Wednesday, May 11, 2016

'Devilish!' at The Landor Theatre, 10th May 2016

Devilish! is bad. The plot is cliched rubbish, the dialogue is tin-eared, the jokes aren't funny, the music is forgettable pap, the lyrics are risible and the performances are, at best, of mixed quality. From minute one I was wishing I was somewhere - anywhere - else. It is bad, bad, bad

Okay! That's that settled -  and much quicker than usual! What.. you want more? Do I have to...? Eesh. Fine.

So Devilish is a musical comedy about an angel named Angel (Alex Green) falling to earth in South London. He lands in the greenhouse of Ruth (Victoria Hope), who introduces him to her boss Nick Brimstone (Gareth James). Nick is the head of the BBC (Brimstone Broadcasting Corporation) who realises Angel is a potential ratings winner. As Angel is propelled to a celebrity, he becomes vain and egotistical. Later he goes back to being nice. Drop curtain.

First off, there are some things I'd like to single out as not completely awful. Performers Katie Ann Dolling, Louie Westwood and George Longworth try their level best to wring as much from their characters as they can. They have precious little to work with, but come at the show with gritted teeth professionalism and are thus largely responsible for any rare glimmers of enjoyment. Also, David Shield's comic-book inspired set design is up to Landor's usual high aesthetic standards.

Now the bad stuff.

First and foremost, Devilish! objectively isn't very funny, something made obvious by the fact that punchlines are generally met with an excruciating sullen silence from the audience. An unfunny comedy is that most crippling of theatrical experience, hen you're only producing the occasional embarrassed titter, it's painfully obvious too all present, performer and audience alike, that the show is failing.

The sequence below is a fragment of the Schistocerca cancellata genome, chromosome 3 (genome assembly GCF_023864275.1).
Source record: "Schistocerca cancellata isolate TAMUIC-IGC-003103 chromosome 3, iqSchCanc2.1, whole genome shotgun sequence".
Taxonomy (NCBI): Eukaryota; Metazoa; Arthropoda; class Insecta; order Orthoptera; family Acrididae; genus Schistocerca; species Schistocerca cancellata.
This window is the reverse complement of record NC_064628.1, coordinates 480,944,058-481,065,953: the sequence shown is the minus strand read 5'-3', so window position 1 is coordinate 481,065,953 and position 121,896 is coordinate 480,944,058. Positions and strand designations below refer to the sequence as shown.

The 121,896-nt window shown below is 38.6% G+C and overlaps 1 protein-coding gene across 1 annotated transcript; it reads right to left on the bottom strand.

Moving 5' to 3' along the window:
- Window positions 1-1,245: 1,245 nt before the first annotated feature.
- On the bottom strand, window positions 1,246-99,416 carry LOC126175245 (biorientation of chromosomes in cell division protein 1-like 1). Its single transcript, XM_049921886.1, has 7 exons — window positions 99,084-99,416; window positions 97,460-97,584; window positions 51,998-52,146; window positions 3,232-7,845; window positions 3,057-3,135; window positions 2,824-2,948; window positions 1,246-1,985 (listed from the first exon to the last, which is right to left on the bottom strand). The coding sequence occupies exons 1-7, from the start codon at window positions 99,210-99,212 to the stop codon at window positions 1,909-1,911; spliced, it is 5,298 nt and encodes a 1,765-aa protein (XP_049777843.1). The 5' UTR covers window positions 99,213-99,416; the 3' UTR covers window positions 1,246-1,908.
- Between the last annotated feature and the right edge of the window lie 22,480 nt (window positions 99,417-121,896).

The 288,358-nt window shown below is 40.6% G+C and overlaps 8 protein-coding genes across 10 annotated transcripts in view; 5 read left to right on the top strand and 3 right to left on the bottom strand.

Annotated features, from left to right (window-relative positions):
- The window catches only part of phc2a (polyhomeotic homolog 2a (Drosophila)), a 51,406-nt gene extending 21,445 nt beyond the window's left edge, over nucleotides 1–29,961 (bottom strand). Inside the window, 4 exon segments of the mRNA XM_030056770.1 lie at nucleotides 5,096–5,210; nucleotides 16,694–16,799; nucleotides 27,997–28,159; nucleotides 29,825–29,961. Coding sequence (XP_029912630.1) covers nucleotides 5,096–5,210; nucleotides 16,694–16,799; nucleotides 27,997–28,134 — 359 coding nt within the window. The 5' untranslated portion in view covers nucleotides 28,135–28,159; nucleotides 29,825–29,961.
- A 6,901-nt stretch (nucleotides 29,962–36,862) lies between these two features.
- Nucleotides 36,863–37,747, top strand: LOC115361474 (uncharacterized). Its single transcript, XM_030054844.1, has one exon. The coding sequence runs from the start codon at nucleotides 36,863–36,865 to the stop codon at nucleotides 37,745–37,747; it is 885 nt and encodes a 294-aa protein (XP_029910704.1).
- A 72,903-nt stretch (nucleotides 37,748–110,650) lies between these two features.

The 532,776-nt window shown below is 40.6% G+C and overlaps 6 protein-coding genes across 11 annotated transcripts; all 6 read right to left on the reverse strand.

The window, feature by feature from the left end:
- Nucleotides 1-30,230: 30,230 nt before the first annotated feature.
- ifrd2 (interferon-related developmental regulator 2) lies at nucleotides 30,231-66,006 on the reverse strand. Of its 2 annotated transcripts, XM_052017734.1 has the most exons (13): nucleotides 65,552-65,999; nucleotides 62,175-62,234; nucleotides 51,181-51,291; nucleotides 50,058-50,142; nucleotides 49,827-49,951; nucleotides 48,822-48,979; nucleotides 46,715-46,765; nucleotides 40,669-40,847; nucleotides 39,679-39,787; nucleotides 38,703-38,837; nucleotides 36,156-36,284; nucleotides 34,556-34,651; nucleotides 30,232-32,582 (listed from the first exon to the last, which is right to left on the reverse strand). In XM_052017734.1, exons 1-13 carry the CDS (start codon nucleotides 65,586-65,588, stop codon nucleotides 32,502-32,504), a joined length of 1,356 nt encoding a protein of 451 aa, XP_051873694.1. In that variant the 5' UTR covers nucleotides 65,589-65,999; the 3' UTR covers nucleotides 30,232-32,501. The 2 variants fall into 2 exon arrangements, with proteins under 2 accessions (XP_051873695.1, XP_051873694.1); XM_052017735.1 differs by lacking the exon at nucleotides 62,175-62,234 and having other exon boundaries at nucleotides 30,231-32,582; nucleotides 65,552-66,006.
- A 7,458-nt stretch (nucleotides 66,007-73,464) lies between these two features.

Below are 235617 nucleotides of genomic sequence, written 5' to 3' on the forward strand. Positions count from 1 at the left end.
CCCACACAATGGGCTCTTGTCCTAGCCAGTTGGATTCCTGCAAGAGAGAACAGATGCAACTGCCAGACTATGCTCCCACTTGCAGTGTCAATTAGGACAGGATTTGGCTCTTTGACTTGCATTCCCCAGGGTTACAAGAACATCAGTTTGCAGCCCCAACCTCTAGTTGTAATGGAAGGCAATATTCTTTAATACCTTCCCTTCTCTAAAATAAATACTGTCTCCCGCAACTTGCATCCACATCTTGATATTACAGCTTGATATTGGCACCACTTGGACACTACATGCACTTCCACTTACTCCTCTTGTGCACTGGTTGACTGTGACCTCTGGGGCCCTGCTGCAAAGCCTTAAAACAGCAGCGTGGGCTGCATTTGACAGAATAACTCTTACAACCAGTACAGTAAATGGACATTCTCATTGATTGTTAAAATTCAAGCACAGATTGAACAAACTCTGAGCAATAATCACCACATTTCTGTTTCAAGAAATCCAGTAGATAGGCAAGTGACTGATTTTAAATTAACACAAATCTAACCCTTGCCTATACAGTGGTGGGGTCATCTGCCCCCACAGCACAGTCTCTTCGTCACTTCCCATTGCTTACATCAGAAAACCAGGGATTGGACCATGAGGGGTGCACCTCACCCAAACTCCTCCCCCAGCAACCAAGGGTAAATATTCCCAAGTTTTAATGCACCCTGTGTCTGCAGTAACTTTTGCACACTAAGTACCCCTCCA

Much of the blame lands with Alex Green's woeful lead performance. Angel is written as naive, good-hearted and immature, on a sweet-natured quest for humanity which reflects our own deficiencies. Instead, Green plays him as a creepy, perma-grinning moron. This Tony Blair-esque rictus grin is like something from a nightmare, exacerbated by him smiling with his mouth but not his eyes. It's a fake smile that sets off danger signals in the primordial parts of the brain, signals that tell you run to away extremely fast in the opposite direction from a predator. If they ever stage a fringe production of the American Psycho musical Green is a shoe-in for the Patrick Bateman part, but an angel he is not.

Victoria Hope isn't so bad in comparison, but she's lumbered with the thankless role of having to fall in love with Angel. Fair play, she tries really, really hard - but making this relationship work is a task of Sisiphyean proportions. For all her efforts Ruth and Angel end up as much romantic chemistry as a pair of plastic mannequins, their big kiss engendering the same shivers of discomfort you'd get watching on-stage incest. 

In the programme playwright/lyricist Chris Burgess and composer BB Cooper claim John Ruskin, H.G. Wells, Pieter Breugel, W.H. Auden, Oscar Wilde and Gustav Mahler as inspirations. Mentioning those luminaries in the same breath as Devilish! is just perverse. This is a show aimed at the lowest common denominator that somehow manages to fall short of that. It should be dragged out back and put out of its misery.

Devilish is at The Landor Theatre until the 29th of May 2015. Tickets here.

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